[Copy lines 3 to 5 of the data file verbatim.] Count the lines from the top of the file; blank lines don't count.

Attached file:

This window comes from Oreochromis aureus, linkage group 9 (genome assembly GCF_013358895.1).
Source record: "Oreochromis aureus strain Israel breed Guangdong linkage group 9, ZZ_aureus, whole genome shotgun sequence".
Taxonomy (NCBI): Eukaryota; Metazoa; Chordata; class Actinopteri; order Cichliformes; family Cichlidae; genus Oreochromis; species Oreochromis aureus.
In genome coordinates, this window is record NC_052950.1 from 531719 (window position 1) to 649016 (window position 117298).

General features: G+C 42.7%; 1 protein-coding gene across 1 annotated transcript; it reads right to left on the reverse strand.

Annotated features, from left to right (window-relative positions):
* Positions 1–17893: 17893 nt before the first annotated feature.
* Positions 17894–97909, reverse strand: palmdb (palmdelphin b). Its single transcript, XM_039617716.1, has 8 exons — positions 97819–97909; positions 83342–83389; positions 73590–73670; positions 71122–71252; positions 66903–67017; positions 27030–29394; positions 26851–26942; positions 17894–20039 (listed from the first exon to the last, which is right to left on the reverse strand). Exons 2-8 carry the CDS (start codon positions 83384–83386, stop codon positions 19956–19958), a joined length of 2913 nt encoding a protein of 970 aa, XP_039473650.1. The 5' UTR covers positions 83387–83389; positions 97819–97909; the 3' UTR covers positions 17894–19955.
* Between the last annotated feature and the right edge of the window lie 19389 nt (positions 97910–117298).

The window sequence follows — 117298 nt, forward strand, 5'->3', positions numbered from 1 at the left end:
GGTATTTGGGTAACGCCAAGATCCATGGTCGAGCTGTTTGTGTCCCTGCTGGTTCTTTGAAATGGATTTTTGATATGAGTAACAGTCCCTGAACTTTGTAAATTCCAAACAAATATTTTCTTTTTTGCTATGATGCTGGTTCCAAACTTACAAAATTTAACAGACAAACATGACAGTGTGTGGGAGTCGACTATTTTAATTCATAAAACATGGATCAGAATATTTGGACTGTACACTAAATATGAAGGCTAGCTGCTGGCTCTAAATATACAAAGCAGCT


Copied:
Taxonomy (NCBI): Eukaryota; Metazoa; Chordata; class Actinopteri; order Cichliformes; family Cichlidae; genus Oreochromis; species Oreochromis aureus.
In genome coordinates, this window is record NC_052950.1 from 531719 (window position 1) to 649016 (window position 117298).

General features: G+C 42.7%; 1 protein-coding gene across 1 annotated transcript; it reads right to left on the reverse strand.